Ward Cunningham: The first thing you have to understand is that because we made wiki easier for authors, we actually made it harder for readers. There is an organization there, and the organization can be improved, but it isn't highly organized. So the feeling for a reader is one of foraging in a wilderness for tidbits of information. You stumble across some great ones and you say, "This is fantastic, why doesn't somebody just make a list of all the great pieces so I don't have to look at the rest." In other words, "Why doesn't somebody organize this so I can get answers to my questions quickly?" Sooner or later they realize, "Gee, I could do that." They put in a month or two of finding what they care about, and then they make a page, which is their take on what the organization of wiki is.

I'm not a fan of classification. It's very difficult to come up with a classification scheme that's useful when what you're most interested in is things that don't fit in, things that you didn't expect. But some people decided that every page should carry classification. They came up with a scheme, based on page names, to establish a classification structure for a wiki. And these people who care about classification maintain it. If someone authors a page and fails to classify it, somebody else will say, "Oh, this should be classified as wiki maintenance or design patterns."

Bill Venners: How would they categorize a page as wiki maintenance?

Ward Cunningham: They just make a reference to a page named WikiMaintenanceCategory. You click that link, it goes to the page that explains the category and why the category exists. So to put a page into a category, the convention is to put a link to a page that describes the category. That makes the page tagged. If you want to understand what the category is, you follow the link to the category page. If you want to see what pages are in that category, you search for every page that references that category page.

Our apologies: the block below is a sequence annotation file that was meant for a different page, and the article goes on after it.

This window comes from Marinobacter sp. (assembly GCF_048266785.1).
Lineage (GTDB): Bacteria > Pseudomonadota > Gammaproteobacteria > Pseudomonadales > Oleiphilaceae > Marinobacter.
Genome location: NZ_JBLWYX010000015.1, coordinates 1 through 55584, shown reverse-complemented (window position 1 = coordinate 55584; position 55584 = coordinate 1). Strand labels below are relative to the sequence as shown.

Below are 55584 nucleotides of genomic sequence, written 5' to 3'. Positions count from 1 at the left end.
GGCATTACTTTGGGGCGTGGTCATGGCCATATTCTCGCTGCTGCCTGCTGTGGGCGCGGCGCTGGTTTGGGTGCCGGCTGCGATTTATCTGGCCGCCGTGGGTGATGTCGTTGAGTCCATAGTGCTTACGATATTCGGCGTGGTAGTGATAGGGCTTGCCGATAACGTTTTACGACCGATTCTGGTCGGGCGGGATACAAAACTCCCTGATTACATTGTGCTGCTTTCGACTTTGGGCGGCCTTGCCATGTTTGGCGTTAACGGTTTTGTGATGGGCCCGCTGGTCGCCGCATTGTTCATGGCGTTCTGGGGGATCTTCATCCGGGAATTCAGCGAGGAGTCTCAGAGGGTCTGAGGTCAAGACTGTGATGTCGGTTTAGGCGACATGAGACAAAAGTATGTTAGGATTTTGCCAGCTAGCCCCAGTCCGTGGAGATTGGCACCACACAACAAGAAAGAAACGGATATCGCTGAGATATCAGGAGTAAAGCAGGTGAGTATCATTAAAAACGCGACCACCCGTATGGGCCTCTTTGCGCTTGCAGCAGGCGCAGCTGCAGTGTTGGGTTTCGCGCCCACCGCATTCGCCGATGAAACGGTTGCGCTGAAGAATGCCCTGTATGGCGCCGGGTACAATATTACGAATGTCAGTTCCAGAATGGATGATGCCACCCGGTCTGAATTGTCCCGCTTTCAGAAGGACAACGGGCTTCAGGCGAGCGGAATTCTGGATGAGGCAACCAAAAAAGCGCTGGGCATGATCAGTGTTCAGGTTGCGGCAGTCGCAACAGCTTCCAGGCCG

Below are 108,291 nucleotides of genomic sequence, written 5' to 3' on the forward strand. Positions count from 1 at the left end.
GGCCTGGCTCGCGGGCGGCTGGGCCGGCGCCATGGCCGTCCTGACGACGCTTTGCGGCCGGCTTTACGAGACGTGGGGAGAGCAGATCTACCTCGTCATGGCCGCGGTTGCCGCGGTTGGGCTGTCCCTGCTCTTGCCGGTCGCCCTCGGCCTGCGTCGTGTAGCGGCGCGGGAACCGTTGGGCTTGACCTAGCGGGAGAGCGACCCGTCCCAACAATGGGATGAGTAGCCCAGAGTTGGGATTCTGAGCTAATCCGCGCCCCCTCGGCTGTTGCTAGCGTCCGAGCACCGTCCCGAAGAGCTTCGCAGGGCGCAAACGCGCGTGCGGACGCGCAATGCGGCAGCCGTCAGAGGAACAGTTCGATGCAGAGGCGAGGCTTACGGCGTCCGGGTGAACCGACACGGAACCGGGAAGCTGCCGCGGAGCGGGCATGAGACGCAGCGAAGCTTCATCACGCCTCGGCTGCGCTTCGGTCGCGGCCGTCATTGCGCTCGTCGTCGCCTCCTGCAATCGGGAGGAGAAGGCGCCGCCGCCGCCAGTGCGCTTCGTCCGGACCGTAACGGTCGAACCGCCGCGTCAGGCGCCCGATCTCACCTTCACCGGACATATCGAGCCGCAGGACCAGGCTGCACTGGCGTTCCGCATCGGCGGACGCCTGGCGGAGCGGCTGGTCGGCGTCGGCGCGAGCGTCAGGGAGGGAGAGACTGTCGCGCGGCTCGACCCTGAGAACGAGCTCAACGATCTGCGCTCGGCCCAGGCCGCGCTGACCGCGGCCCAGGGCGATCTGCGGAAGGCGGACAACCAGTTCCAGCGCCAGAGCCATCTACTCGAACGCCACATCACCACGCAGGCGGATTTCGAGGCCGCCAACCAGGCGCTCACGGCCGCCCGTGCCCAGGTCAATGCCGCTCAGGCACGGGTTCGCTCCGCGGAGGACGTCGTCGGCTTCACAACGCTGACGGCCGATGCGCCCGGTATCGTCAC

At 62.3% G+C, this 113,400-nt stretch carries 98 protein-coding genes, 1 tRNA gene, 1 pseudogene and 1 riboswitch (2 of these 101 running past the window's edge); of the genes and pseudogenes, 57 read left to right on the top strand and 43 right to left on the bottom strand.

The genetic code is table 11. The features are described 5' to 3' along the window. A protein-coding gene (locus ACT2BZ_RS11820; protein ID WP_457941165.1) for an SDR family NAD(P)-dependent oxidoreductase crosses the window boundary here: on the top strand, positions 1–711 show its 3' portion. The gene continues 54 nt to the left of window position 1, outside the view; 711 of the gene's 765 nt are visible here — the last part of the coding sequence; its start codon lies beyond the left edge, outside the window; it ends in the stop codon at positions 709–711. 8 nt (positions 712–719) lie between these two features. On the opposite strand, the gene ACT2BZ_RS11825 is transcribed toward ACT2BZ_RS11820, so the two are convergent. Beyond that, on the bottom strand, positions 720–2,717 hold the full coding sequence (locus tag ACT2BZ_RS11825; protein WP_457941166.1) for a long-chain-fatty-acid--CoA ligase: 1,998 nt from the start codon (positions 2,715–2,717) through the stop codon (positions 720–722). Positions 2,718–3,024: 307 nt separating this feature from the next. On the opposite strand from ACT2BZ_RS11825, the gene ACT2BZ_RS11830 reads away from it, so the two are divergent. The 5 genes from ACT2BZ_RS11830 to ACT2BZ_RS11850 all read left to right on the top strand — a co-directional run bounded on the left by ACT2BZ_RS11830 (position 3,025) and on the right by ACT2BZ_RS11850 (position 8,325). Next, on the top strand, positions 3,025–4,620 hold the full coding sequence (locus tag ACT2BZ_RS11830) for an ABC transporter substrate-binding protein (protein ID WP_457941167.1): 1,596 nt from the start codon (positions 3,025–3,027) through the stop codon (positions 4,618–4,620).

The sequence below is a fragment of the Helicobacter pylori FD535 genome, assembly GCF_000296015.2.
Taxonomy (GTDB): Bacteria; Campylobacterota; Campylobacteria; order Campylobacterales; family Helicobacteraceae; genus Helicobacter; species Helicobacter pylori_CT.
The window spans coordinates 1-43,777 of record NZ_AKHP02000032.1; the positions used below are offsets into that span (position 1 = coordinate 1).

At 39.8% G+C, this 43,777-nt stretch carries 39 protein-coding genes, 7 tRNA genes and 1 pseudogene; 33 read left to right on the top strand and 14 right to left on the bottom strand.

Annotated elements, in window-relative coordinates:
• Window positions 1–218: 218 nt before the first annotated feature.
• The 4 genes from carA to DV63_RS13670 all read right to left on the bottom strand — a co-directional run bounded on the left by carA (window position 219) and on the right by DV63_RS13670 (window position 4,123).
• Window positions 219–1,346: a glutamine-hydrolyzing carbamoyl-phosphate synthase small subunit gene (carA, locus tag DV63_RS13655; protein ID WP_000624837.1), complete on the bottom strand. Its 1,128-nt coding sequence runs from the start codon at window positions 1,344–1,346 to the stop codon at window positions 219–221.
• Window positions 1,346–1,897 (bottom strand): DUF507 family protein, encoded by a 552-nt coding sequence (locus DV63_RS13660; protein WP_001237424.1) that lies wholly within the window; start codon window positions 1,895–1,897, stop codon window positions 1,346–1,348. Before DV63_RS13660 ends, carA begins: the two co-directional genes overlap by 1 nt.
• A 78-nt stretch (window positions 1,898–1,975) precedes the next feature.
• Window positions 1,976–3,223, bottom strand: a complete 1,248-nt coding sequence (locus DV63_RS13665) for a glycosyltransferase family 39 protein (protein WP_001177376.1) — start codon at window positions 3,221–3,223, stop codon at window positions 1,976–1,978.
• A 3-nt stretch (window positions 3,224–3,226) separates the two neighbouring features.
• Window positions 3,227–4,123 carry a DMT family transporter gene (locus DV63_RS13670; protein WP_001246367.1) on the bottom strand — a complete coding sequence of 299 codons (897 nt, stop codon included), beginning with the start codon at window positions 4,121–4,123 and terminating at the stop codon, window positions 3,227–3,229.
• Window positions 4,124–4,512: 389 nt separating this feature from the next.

Bill Venners: I suppose searching is one way I could begin exploring a new wiki. In a sense a wiki is like a very small version of the internet. Everything is all over the place. How will I find what I'm looking for? I could start by searching with keywords.

Ward Cunningham: That's right. People decided that any wiki page whose name ends with "Category" is a search term that's worth searching for. You might look for fiction on Google, but if people didn't label their work fiction, you might not find it. The category system is a set of pages that explain the rationale for the categories, and you can read those pages. They took a small part of the namespace—all those words that end with the word "Category"—and established the precedent that those pages talk about categories of other pages. It's great. It's in balance. If I tried to engineer a solution, it couldn't be as simple, or even as good. And what I love about it is, there is an active community who manages what the set of categories are. Sometimes they get the categories wrong, but then they correct them.

The Temporal Element of Wiki